9 Memín Pinguín Comics (Mexican blackface/minstrel cartoon character)

Racism

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Before my wife received her Permanent Resident card to come to the United States from Guadalajara, Mexico, we would periodically meet in the border city of Tijuana, Mexico. One restaurant, Los Remedios, became one of our favorites for its loud mariachi music and eclectic culture-cluttered walls. It wasn’t until later that I discovered a racist depiction on one of the walls that stunned me. I talked with my wife about it and she explained that this was Memín Pinguín, a beloved Mexican comic book character. She assured me it wasn’t racist and that everyone loves Memín Pinguín. But what about the overtly racist “blackface” depiction of Memín… 

while the drawings of the other “white” characters are normal comic book depictions (see photos below)? This blackface/minstrel depiction was popular in the U.S. for decades, but didn’t survive the Civil Rights Movement. Seeing this life-sized rendition on the wall of a popular restaurant made me feel like I had gone back in time to Mississippi or Alabama in the 1950’s.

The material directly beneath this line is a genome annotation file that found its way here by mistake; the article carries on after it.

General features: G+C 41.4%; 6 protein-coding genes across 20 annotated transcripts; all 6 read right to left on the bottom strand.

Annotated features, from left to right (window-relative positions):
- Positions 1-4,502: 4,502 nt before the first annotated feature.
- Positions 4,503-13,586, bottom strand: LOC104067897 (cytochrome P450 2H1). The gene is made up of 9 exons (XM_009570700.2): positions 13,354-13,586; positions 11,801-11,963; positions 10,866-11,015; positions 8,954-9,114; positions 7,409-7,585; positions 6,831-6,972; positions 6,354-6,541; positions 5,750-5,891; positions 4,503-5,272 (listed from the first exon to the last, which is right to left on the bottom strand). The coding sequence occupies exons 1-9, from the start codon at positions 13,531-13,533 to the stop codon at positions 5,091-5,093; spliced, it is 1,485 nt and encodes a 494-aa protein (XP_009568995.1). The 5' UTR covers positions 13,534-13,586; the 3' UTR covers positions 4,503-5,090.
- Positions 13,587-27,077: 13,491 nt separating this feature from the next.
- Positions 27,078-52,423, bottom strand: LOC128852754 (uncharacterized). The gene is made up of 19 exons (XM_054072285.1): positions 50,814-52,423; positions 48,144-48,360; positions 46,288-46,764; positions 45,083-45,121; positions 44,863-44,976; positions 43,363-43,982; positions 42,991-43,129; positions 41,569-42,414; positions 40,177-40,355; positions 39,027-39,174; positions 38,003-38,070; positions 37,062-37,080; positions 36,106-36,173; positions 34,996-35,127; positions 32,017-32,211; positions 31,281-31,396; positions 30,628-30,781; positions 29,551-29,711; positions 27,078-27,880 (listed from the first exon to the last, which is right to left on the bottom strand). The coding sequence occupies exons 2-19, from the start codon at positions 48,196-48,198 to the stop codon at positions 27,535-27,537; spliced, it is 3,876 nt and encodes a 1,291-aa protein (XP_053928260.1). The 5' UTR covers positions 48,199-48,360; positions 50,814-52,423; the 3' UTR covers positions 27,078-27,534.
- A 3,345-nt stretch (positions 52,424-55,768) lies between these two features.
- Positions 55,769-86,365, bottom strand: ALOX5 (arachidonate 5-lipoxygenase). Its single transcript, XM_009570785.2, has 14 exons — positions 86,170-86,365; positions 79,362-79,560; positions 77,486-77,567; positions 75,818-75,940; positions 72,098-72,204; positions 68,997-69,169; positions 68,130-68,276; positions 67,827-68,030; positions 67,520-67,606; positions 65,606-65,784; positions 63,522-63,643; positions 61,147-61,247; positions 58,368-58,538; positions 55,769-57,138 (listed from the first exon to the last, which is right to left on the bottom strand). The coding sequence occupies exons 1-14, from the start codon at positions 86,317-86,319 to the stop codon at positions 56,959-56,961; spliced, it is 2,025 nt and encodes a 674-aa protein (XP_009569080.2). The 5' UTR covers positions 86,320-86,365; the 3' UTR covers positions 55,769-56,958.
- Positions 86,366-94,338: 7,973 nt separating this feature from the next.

I would learn later that my wife was right—at least about the fact that practically everyone in Mexico loves Memín Pinguín. He is a comic book character that was created in 1943 and in addition to Mexico, is popular in the Dominican Republic, Venezuela, Peru, Chile, Panama, Colombia, Ecuador, and other countries. According to Wikipedia, the comic had a WEEKLY circulation of one and a half million issues in Mexico. As of mid-2005 it sold over 100,000 issues a week. When the Mexican Postal Service issued a series of postage stamps featuring Memín in 2005, it created an uproar by some in the United States, but was never seen as offensive in Mexico. In fact, the Mexican stamp series sold-out and sales of the comic increased, prompting the publisher to re-release the series from the beginning (in addition to its current printing).

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